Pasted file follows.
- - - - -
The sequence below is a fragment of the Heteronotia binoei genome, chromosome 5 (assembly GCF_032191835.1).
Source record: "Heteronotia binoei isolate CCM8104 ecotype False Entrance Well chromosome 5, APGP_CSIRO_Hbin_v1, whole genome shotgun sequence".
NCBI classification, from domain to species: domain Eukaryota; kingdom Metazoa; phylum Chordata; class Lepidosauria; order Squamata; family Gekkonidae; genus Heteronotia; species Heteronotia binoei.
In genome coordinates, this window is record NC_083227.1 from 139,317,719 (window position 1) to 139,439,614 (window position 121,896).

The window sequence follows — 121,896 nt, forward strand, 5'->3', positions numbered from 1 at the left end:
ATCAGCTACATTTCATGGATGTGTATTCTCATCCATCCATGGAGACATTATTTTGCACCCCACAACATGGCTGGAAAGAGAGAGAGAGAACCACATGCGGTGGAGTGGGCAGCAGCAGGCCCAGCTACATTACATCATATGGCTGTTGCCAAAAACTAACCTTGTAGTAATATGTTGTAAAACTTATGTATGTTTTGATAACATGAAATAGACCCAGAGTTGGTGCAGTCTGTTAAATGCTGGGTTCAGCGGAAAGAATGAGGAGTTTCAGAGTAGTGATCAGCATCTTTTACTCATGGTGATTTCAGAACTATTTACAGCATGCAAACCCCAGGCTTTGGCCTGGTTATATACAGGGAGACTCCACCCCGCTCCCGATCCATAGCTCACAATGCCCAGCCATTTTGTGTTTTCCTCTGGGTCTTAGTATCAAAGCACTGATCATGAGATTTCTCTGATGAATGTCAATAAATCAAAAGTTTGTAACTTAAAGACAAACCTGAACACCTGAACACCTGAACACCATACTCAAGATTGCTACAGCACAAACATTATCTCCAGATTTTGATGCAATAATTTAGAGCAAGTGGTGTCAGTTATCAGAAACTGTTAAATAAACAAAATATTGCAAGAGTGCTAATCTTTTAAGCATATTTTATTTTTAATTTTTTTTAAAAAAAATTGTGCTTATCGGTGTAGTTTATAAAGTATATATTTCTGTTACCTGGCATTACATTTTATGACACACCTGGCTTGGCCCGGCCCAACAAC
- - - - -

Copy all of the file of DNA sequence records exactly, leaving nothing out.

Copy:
The sequence below is a fragment of the Heteronotia binoei genome, chromosome 5 (assembly GCF_032191835.1).
Source record: "Heteronotia binoei isolate CCM8104 ecotype False Entrance Well chromosome 5, APGP_CSIRO_Hbin_v1, whole genome shotgun sequence".
NCBI classification, from domain to species: domain Eukaryota; kingdom Metazoa; phylum Chordata; class Lepidosauria; order Squamata; family Gekkonidae; genus Heteronotia; species Heteronotia binoei.
In genome coordinates, this window is record NC_083227.1 from 139,317,719 (window position 1) to 139,439,614 (window position 121,896).

The window sequence follows — 121,896 nt, forward strand, 5'->3', positions numbered from 1 at the left end:
ATCAGCTACATTTCATGGATGTGTATTCTCATCCATCCATGGAGACATTATTTTGCACCCCACAACATGGCTGGAAAGAGAGAGAGAGAACCACATGCGGTGGAGTGGGCAGCAGCAGGCCCAGCTACATTACATCATATGGCTGTTGCCAAAAACTAACCTTGTAGTAATATGTTGTAAAACTTATGTATGTTTTGATAACATGAAATAGACCCAGAGTTGGTGCAGTCTGTTAAATGCTGGGTTCAGCGGAAAGAATGAGGAGTTTCAGAGTAGTGATCAGCATCTTTTACTCATGGTGATTTCAGAACTATTTACAGCATGCAAACCCCAGGCTTTGGCCTGGTTATATACAGGGAGACTCCACCCCGCTCCCGATCCATAGCTCACAATGCCCAGCCATTTTGTGTTTTCCTCTGGGTCTTAGTATCAAAGCACTGATCATGAGATTTCTCTGATGAATGTCAATAAATCAAAAGTTTGTAACTTAAAGACAAACCTGAACACCTGAACACCTGAACACCATACTCAAGATTGCTACAGCACAAACATTATCTCCAGATTTTGATGCAATAATTTAGAGCAAGTGGTGTCAGTTATCAGAAACTGTTAAATAAACAAAATATTGCAAGAGTGCTAATCTTTTAAGCATATTTTATTTTTAATTTTTTTTAAAAAAAATTGTGCTTATCGGTGTAGTTTATAAAGTATATATTTCTGTTACCTGGCATTACATTTTATGACACACCTGGCTTGGCCCGGCCCAACAAC